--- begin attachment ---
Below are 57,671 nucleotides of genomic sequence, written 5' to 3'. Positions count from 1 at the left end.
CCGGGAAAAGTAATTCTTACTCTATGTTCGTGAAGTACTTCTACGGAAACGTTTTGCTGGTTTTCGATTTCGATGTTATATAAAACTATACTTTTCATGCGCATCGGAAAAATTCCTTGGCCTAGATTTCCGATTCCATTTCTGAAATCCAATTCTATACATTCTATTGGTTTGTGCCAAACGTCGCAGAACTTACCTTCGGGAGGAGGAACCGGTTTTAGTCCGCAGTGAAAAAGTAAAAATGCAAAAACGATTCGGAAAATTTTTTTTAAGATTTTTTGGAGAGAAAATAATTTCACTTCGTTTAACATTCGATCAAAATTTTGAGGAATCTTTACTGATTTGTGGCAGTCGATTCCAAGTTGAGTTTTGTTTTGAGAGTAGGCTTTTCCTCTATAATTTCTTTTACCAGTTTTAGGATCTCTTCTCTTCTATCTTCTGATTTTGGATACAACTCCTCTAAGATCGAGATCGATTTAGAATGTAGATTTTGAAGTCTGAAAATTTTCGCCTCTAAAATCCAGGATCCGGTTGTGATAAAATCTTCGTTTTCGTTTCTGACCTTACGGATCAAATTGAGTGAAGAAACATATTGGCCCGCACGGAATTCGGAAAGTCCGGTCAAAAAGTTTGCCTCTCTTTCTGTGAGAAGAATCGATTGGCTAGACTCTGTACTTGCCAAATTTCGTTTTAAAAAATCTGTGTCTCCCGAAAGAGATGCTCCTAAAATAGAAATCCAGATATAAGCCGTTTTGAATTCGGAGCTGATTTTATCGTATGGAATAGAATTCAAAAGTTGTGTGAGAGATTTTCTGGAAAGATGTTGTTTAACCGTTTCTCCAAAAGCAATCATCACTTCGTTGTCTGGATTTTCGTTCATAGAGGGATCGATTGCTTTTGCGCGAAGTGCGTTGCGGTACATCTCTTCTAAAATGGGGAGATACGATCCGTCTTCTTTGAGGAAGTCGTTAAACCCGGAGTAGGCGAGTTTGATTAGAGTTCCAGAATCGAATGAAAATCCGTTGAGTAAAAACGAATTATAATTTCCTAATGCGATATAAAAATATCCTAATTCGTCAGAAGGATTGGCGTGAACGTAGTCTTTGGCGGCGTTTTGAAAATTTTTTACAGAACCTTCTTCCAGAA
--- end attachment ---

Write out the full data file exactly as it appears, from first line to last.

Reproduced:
Below are 57,671 nucleotides of genomic sequence, written 5' to 3'. Positions count from 1 at the left end.
CCGGGAAAAGTAATTCTTACTCTATGTTCGTGAAGTACTTCTACGGAAACGTTTTGCTGGTTTTCGATTTCGATGTTATATAAAACTATACTTTTCATGCGCATCGGAAAAATTCCTTGGCCTAGATTTCCGATTCCATTTCTGAAATCCAATTCTATACATTCTATTGGTTTGTGCCAAACGTCGCAGAACTTACCTTCGGGAGGAGGAACCGGTTTTAGTCCGCAGTGAAAAAGTAAAAATGCAAAAACGATTCGGAAAATTTTTTTTAAGATTTTTTGGAGAGAAAATAATTTCACTTCGTTTAACATTCGATCAAAATTTTGAGGAATCTTTACTGATTTGTGGCAGTCGATTCCAAGTTGAGTTTTGTTTTGAGAGTAGGCTTTTCCTCTATAATTTCTTTTACCAGTTTTAGGATCTCTTCTCTTCTATCTTCTGATTTTGGATACAACTCCTCTAAGATCGAGATCGATTTAGAATGTAGATTTTGAAGTCTGAAAATTTTCGCCTCTAAAATCCAGGATCCGGTTGTGATAAAATCTTCGTTTTCGTTTCTGACCTTACGGATCAAATTGAGTGAAGAAACATATTGGCCCGCACGGAATTCGGAAAGTCCGGTCAAAAAGTTTGCCTCTCTTTCTGTGAGAAGAATCGATTGGCTAGACTCTGTACTTGCCAAATTTCGTTTTAAAAAATCTGTGTCTCCCGAAAGAGATGCTCCTAAAATAGAAATCCAGATATAAGCCGTTTTGAATTCGGAGCTGATTTTATCGTATGGAATAGAATTCAAAAGTTGTGTGAGAGATTTTCTGGAAAGATGTTGTTTAACCGTTTCTCCAAAAGCAATCATCACTTCGTTGTCTGGATTTTCGTTCATAGAGGGATCGATTGCTTTTGCGCGAAGTGCGTTGCGGTACATCTCTTCTAAAATGGGGAGATACGATCCGTCTTCTTTGAGGAAGTCGTTAAACCCGGAGTAGGCGAGTTTGATTAGAGTTCCAGAATCGAATGAAAATCCGTTGAGTAAAAACGAATTATAATTTCCTAATGCGATATAAAAATATCCTAATTCGTCAGAAGGATTGGCGTGAACGTAGTCTTTGGCGGCGTTTTGAAAATTTTTTACAGAACCTTCTTCCAGAA